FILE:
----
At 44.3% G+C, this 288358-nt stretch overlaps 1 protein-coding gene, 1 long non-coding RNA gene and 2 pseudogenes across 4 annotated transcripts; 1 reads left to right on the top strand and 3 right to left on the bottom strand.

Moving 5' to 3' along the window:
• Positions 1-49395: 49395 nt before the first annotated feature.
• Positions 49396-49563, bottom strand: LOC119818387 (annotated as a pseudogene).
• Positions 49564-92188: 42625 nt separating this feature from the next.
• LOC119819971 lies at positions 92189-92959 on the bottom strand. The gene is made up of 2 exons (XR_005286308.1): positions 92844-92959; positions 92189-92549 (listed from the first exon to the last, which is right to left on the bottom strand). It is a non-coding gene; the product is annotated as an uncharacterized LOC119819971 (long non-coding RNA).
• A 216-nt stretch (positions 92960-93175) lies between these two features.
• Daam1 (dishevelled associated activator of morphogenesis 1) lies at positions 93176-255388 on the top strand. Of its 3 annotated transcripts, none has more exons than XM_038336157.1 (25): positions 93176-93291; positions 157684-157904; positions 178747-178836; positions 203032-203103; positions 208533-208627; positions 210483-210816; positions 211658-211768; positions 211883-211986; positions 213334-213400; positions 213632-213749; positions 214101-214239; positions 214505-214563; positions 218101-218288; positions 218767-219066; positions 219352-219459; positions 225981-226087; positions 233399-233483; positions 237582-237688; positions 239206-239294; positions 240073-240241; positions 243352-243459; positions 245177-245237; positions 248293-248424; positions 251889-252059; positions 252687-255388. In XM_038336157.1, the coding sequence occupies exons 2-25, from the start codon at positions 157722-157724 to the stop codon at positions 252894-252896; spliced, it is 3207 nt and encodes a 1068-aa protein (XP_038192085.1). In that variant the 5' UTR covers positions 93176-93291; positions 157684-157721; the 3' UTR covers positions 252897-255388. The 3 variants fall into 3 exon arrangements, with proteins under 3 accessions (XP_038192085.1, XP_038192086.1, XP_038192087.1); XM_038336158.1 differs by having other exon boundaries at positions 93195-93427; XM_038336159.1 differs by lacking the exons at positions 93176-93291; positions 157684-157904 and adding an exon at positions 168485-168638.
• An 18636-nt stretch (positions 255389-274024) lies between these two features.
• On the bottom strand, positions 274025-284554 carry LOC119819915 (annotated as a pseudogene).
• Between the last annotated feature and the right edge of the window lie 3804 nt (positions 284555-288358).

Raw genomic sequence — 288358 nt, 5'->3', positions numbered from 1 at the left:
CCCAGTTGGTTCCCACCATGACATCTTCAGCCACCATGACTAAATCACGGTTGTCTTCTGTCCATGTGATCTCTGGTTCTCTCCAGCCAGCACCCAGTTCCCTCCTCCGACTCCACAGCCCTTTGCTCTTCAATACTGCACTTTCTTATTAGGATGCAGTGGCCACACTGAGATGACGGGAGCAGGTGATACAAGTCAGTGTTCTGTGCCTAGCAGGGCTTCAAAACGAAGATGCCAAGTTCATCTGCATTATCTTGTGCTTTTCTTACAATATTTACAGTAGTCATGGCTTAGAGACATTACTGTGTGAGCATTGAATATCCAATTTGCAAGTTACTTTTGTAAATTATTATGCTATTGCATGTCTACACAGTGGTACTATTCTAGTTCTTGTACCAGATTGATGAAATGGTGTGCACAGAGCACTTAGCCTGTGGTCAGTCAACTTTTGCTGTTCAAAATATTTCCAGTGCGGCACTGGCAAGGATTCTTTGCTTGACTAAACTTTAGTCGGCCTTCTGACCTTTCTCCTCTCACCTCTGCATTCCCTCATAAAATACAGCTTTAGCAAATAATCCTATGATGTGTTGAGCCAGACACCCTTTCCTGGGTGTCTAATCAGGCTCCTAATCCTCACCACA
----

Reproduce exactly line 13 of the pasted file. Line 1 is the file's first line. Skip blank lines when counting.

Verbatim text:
CCCAGTTGGTTCCCACCATGACATCTTCAGCCACCATGACTAAATCACGGTTGTCTTCTGTCCATGTGATCTCTGGTTCTCTCCAGCCAGCACCCAGTTCCCTCCTCCGACTCCACAGCCCTTTGCTCTTCAATACTGCACTTTCTTATTAGGATGCAGTGGCCACACTGAGATGACGGGAGCAGGTGATACAAGTCAGTGTTCTGTGCCTAGCAGGGCTTCAAAACGAAGATGCCAAGTTCATCTGCATTATCTTGTGCTTTTCTTACAATATTTACAGTAGTCATGGCTTAGAGACATTACTGTGTGAGCATTGAATATCCAATTTGCAAGTTACTTTTGTAAATTATTATGCTATTGCATGTCTACACAGTGGTACTATTCTAGTTCTTGTACCAGATTGATGAAATGGTGTGCACAGAGCACTTAGCCTGTGGTCAGTCAACTTTTGCTGTTCAAAATATTTCCAGTGCGGCACTGGCAAGGATTCTTTGCTTGACTAAACTTTAGTCGGCCTTCTGACCTTTCTCCTCTCACCTCTGCATTCCCTCATAAAATACAGCTTTAGCAAATAATCCTATGATGTGTTGAGCCAGACACCCTTTCCTGGGTGTCTAATCAGGCTCCTAATCCTCACCACA